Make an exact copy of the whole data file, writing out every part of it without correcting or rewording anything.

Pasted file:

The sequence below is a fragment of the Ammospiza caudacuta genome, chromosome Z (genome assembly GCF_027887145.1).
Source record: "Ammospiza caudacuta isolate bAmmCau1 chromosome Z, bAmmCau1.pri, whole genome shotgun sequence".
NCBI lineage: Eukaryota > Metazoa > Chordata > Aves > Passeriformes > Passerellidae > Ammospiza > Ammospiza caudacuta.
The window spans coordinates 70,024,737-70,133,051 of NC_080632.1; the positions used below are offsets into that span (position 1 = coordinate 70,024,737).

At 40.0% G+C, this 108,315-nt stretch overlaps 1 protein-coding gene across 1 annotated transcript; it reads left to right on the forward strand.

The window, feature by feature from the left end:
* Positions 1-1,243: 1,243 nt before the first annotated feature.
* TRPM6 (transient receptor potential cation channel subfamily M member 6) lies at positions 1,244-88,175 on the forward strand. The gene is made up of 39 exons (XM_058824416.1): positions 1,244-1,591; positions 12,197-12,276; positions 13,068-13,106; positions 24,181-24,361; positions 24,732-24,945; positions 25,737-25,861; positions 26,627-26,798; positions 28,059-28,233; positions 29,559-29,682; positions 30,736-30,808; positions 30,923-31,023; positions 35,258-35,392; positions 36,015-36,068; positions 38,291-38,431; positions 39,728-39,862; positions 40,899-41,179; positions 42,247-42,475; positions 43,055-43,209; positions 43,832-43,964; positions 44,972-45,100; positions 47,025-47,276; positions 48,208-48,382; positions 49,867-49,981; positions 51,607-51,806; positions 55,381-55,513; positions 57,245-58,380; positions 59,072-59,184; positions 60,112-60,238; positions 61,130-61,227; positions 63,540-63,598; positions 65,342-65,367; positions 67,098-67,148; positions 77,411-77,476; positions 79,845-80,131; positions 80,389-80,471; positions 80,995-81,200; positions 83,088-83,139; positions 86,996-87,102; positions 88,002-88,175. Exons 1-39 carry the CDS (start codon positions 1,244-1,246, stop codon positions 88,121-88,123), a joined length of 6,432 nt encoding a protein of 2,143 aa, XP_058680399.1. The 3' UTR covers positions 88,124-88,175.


The sequence below is a fragment of the Ammospiza caudacuta genome, chromosome Z (genome assembly GCF_027887145.1).
Source record: "Ammospiza caudacuta isolate bAmmCau1 chromosome Z, bAmmCau1.pri, whole genome shotgun sequence".
NCBI lineage: Eukaryota > Metazoa > Chordata > Aves > Passeriformes > Passerellidae > Ammospiza > Ammospiza caudacuta.
The window spans coordinates 70,024,737-70,133,051 of NC_080632.1; the positions used below are offsets into that span (position 1 = coordinate 70,024,737).

At 40.0% G+C, this 108,315-nt stretch overlaps 1 protein-coding gene across 1 annotated transcript; it reads left to right on the forward strand.

The window, feature by feature from the left end:
* Positions 1-1,243: 1,243 nt before the first annotated feature.
* TRPM6 (transient receptor potential cation channel subfamily M member 6) lies at positions 1,244-88,175 on the forward strand. The gene is made up of 39 exons (XM_058824416.1): positions 1,244-1,591; positions 12,197-12,276; positions 13,068-13,106; positions 24,181-24,361; positions 24,732-24,945; positions 25,737-25,861; positions 26,627-26,798; positions 28,059-28,233; positions 29,559-29,682; positions 30,736-30,808; positions 30,923-31,023; positions 35,258-35,392; positions 36,015-36,068; positions 38,291-38,431; positions 39,728-39,862; positions 40,899-41,179; positions 42,247-42,475; positions 43,055-43,209; positions 43,832-43,964; positions 44,972-45,100; positions 47,025-47,276; positions 48,208-48,382; positions 49,867-49,981; positions 51,607-51,806; positions 55,381-55,513; positions 57,245-58,380; positions 59,072-59,184; positions 60,112-60,238; positions 61,130-61,227; positions 63,540-63,598; positions 65,342-65,367; positions 67,098-67,148; positions 77,411-77,476; positions 79,845-80,131; positions 80,389-80,471; positions 80,995-81,200; positions 83,088-83,139; positions 86,996-87,102; positions 88,002-88,175. Exons 1-39 carry the CDS (start codon positions 1,244-1,246, stop codon positions 88,121-88,123), a joined length of 6,432 nt encoding a protein of 2,143 aa, XP_058680399.1. The 3' UTR covers positions 88,124-88,175.